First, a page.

COLIN MITCHELLEvery Sunday we welcome coarse fishing all-rounder Colin Mitchell. 

For many years Colin was a senior Angler’s Mail magazine staff man and he has enjoyed a long, interesting journalism career.

He understands match fishing, pleasure fishing, carp fishing – the lot.

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WHAT makes you cringe most when fishing?

I’d wager litter, dog muck, noisy chavs and bait that stinks to high heaven are among the front runners on the lists of many anglers.

Throw in a few bad boaters, crazy canoeists or bonkers bikers and it’s a good bet that most ground is covered.

How about this one though: manky fish that look like something from an alien horror movie?

You know the type of thing I mean: fish with growths that you definitely don’t want to touch when you have your sarnies handy (I have to admit I touch things like that with a damp cloth in my palms).

Then there are those fish with ripped mouths that have sometimes been repaired by nature but not in the way that they should be.

I’ve had a couple of specimens like this over the past few weeks and I even had one with what appeared to be a double mouth.

You can’t allow for growths caused by disease and if I see a fish is in distress because of this I think it’s humane to despatch them. Check with the bailiff or water owner first though!

Gammy mouths are something that can and should be avoided.

I hate to admit this but the majority of the time these are caused by attempted poaching or bad angling practises.

Quite simply in these days when a vast amount of information is freely available on safe rigs, best hooking and unhooking methods there should be no fish suffering from bad hook ups.

Most of these injuries are caused by fixed rigs, badly barbed hooks, rubbish rigs or lazy anglers who don’t take enough care in unhooking fish.

Hello...this what we want to see. A perfect mouth of a well cared for carp.

Hello…this what we want to see. A perfect mouth of a well cared for carp.


So what is the answer to this problem? First, ban for a lengthy period any angler caught using illegal rigs, bad set-ups or seen unhooking fish in an unsatisfactory manner.

There is no place in our sport for these people.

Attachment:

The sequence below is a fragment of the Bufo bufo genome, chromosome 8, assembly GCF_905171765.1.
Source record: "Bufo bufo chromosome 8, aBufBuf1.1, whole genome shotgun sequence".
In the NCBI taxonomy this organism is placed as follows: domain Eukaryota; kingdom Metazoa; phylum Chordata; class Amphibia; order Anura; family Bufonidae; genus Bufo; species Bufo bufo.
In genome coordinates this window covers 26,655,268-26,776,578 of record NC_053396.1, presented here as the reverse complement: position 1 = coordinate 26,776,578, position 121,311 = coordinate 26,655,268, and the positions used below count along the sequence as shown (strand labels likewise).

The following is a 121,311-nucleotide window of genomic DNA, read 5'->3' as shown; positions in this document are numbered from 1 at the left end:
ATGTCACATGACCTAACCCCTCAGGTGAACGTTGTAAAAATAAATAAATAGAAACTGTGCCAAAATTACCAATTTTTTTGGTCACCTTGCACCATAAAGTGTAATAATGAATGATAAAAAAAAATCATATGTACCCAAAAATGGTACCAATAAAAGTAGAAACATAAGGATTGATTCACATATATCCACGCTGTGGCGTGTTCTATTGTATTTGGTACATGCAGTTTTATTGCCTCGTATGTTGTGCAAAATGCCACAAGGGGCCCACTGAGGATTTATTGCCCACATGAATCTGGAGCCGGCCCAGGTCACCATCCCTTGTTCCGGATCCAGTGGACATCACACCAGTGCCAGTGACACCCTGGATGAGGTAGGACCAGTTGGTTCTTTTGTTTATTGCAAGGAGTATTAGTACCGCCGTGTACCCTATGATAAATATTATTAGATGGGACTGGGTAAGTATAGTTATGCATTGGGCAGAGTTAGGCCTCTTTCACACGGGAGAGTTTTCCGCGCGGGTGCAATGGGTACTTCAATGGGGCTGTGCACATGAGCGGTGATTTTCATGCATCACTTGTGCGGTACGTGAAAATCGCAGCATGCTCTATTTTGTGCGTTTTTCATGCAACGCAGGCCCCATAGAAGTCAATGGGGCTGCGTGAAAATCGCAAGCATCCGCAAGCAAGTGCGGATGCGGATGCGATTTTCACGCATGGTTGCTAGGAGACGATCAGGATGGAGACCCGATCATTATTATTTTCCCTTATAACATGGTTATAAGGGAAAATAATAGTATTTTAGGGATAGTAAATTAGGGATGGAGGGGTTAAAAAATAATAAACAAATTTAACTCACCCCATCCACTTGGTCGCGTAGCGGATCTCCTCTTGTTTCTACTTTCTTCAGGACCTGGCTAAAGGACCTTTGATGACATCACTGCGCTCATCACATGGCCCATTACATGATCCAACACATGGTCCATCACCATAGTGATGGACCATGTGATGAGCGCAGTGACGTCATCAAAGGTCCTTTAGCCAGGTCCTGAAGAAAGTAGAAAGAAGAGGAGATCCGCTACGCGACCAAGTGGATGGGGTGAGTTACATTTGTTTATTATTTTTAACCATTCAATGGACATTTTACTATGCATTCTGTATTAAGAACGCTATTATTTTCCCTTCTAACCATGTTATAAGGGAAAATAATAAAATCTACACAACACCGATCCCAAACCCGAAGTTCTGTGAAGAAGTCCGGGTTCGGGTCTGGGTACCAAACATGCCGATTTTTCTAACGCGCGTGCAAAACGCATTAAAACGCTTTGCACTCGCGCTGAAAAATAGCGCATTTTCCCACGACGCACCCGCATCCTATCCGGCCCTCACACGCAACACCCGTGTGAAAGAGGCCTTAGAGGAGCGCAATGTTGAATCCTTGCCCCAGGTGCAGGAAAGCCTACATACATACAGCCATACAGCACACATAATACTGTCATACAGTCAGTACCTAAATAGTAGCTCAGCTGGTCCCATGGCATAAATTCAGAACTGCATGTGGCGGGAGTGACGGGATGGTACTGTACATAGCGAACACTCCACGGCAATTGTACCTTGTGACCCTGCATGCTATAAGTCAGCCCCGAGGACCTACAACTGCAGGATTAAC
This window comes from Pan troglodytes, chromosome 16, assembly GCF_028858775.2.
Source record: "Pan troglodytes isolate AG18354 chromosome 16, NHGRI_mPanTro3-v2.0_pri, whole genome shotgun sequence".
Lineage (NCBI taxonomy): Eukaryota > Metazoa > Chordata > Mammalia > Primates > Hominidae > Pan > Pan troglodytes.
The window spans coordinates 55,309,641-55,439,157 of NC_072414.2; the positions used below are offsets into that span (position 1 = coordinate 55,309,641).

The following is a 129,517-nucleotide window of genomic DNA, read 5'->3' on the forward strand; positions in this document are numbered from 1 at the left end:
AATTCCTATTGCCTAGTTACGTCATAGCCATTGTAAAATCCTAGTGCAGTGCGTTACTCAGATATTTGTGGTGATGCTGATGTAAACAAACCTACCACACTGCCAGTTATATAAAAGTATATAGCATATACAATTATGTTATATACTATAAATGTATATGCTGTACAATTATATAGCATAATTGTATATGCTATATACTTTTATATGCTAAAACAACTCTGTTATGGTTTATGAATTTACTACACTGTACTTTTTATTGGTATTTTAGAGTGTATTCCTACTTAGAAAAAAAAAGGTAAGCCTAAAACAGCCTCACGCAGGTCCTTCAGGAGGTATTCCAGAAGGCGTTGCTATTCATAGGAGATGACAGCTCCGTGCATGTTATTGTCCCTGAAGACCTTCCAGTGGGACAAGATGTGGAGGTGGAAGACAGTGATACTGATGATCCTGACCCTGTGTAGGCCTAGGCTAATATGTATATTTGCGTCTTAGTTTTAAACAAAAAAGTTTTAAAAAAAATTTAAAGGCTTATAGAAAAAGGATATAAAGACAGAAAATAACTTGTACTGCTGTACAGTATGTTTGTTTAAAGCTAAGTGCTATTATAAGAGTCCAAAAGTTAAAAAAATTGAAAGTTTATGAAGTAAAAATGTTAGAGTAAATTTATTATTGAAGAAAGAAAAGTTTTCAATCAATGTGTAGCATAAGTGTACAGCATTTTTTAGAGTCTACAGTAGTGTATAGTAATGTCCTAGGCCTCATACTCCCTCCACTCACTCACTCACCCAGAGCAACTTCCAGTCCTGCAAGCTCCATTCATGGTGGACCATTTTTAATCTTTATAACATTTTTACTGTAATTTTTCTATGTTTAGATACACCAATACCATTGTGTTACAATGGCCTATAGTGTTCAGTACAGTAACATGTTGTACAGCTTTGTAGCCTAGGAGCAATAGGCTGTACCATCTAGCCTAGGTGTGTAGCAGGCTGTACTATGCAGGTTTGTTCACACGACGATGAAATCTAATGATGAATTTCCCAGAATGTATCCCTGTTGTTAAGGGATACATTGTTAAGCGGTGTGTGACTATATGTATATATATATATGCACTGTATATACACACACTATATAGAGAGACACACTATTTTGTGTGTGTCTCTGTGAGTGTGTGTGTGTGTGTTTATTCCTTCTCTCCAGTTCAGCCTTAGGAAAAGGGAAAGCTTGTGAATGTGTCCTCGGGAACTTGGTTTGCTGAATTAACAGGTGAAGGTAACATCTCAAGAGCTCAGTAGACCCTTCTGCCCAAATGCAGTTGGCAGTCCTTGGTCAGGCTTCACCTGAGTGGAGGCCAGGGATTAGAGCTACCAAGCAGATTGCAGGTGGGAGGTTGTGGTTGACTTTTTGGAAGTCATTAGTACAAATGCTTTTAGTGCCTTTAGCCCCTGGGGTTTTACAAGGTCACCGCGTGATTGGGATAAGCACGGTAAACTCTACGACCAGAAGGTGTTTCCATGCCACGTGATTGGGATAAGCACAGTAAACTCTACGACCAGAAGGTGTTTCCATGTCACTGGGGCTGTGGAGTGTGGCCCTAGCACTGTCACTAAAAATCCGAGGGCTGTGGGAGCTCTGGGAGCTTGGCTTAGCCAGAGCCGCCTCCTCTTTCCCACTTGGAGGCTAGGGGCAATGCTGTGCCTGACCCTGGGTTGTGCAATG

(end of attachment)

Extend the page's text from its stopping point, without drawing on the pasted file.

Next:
It’s simple to use a disgorger or forceps and there are loads of cheap ones on the market.

In fact either item should be made compulsory, just like a landing net and unhooking mat is at many venues.

Second there should be training sessions for anglers who want to fish venues for big fish that need extra care and attention.

It is paramount that pike are unhooked correctly – Andy Black shows you how it’s done in this week’s issue.

Carefully unhooking a pike.

It’s easy to do – Farnham AS in Surrey have, for years, made all pike anglers go through a simple course on tying wire traces and unhooking pike.

I did the course and it was really helpful. It was also good seeing youngsters learn how to unhook pike without fear of their hands being bitten off!

I visited a local day ticket water the other week and mentioned to the bailiff how I had a real problem with fish being unhooked improperly – and he led me to his rogues’ gallery.

There were no pictures of anglers who had broken the rules – just some actual rigs he had found in trees or confiscated from anglers breaking the rules.

Pike bungs for carp fishing; giant barbed sea hooks with hair rigs; fixed rigs where everything had been tied to the main line…believe me you have not seen anything like this collection.

If I didn’t know the bailiff so well I would have thought he had made these at home to create a talking point.

I was going to say no one could have created evil things like he had on the board…but someone obviously did!

I’ve been impressed with the generally high level of angling – and particularly conservation – I have seen in recent times.

But the minority of so-called anglers who practise the bad methods outlined above need educating or booting out of our sport.


Related post

Last week’s Colin Mitchell pleasure fishing blog 








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